Carrot Pancakes and Green Garlic with Carrot Top Pesto
Carrot Top Pesto
¼ teaspoon coriander seeds
½ cup young carrot tops
½ cup fresh flat-leaf parsley leaves
Zest of 1 orange
1 tablespoon finely chopped green garlic
1 cup extra-virgin olive oil
Kosher salt to taste
2 tablespoons freshly grated Achadinha Capricious Cheese (or Pecorino)
2 tablespoons finely chopped, lightly toasted walnuts
1 tablespoon balsamic vinegar
1½ pounds carrots
5 tablespoons olive oil, divided
1 green garlic, white and pale-green parts only, finely chopped
Freshly ground black pepper to taste
2 large eggs
¾ cup chickpea flour
1 teaspoon ground coriander
¼ cup coarsely chopped fresh parsley or cilantro
4 ounces Achadinha fromage blanc (or another fromage blanc)
Flaky sea salt (such as Maldon), for garnish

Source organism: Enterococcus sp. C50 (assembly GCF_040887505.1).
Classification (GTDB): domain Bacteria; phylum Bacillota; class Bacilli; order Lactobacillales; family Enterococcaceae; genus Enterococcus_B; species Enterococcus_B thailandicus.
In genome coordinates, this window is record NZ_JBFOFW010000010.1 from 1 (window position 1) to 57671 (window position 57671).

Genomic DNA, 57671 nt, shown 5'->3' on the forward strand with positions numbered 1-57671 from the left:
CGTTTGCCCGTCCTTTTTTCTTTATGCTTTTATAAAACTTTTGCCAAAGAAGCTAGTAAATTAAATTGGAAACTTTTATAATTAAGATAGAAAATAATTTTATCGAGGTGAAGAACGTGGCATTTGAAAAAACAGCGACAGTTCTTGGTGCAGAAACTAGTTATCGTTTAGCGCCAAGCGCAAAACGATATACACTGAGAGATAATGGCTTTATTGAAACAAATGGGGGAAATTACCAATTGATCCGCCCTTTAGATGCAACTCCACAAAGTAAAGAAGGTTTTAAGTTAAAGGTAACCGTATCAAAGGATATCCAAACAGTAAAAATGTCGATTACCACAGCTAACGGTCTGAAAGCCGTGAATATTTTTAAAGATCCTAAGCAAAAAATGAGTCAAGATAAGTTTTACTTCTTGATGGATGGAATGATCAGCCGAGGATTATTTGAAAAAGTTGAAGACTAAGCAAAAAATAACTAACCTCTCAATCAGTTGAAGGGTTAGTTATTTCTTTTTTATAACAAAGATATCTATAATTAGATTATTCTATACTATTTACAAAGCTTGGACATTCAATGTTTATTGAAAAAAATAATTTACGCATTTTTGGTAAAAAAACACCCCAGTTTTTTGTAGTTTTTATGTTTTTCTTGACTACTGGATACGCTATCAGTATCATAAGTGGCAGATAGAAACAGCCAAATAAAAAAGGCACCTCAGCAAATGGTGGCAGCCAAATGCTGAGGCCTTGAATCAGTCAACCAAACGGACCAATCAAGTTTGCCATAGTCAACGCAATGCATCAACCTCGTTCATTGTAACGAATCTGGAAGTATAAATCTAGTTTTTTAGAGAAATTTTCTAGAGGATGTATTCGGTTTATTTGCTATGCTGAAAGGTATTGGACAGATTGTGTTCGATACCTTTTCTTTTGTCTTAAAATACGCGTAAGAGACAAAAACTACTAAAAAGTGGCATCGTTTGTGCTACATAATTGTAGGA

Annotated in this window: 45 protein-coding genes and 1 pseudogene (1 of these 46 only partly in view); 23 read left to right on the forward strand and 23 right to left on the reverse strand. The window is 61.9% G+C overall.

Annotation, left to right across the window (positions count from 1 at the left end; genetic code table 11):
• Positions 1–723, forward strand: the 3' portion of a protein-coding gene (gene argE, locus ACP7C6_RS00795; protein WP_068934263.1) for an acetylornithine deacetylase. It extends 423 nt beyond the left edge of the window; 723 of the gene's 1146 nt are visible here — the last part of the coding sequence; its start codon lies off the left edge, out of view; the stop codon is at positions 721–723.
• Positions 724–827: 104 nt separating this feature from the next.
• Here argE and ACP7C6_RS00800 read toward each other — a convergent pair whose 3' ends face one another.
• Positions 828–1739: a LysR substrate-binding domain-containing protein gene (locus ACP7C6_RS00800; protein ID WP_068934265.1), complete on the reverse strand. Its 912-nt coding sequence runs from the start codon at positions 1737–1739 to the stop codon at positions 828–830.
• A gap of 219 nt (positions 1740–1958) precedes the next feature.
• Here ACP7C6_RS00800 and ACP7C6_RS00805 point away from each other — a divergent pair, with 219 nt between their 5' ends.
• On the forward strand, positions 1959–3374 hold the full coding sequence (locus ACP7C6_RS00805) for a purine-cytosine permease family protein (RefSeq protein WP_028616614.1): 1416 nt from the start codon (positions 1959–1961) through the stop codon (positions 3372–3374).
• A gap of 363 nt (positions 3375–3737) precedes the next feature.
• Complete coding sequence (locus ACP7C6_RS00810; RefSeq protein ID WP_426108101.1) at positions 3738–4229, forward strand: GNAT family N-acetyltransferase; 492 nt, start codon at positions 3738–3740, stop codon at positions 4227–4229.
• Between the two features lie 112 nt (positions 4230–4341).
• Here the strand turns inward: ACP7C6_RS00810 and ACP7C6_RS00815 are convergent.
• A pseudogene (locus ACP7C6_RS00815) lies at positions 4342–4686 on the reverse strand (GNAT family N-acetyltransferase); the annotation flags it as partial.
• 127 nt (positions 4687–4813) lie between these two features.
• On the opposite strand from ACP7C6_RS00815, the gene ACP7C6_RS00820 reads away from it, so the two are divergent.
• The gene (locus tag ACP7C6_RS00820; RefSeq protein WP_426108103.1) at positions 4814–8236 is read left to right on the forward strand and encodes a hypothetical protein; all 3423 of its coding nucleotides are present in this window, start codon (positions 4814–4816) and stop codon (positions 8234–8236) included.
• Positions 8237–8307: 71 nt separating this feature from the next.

To make the carrot top pesto: In a small pan, toast the coriander seeds over medium heat just until fragrant and beginning to brown, about 3 to 5 minutes. Remove from the heat and let cool before grinding to a fine powder in a spice grinder or with a mortar and pestle .Fill a large bowl with cold water to clean the carrot tops thoroughly. Remove them from the water and pat dry or spin them dry in a salad spinner. Chop the carrot tops and parsley finely. In a medium bowl, combine the carrot tops and parsley with the orange zest, the zest of the lemon, green garlic, and toasted coriander seeds. Stir in the olive oil. Season with salt to taste. Allow to stand at room temperature for about 30 minutes. Store in an airtight container in the refrigerator for up to 1 week. Add the Capricious cheese, toasted chopped walnuts, vinegar, and the juice from half of the lemon to the carrot-top mixture just before serving. To make the pancakes: Peel and grate the carrots on a box grater or in a food processor. Heat 1 tablespoon of oil in a large skillet, preferably nonstick, over medium-high heat. Add the green garlic, season with kosher salt and pepper, and cook, stirring occasionally, until garlic is soft and just starting to brown, about 4 minutes. Remove from pan and allow to cool on a small plate. Wipe out pan and reserve to cook the pancakes. Meanwhile, whisk the eggs, ½ cup of water, chickpea flour, 1 tablespoon of oil, and ½ teaspoon of kosher salt in a medium bowl; season with pepper and let sit for 5 minutes for the flour to hydrate. Stir in the chopped herbs, green garlic, and carrots into batter just to coat. Heat 1½ tablespoons of oil in reserved skillet over medium-high heat. Add batter by the ¼-cupful to make 4 pancakes, gently flattening to about ¼” thick. Batter should spread easily—if it doesn’t, thin with a little water before you cook the next batch of pancakes. Cook until bottoms are crispy and browned, about 4 minutes. Use a spatula to carefully flip pancakes over and cook until browned and cooked through, about 2 minutes longer. Transfer to a plate and keep warm. Repeat with another 1½ tablespoons oil and remaining batter. Season the fromage blanc with a little salt and pepper. Serve pancakes, sprinkle with a little Maldon salt, top with fromage blanc, carrot top pesto.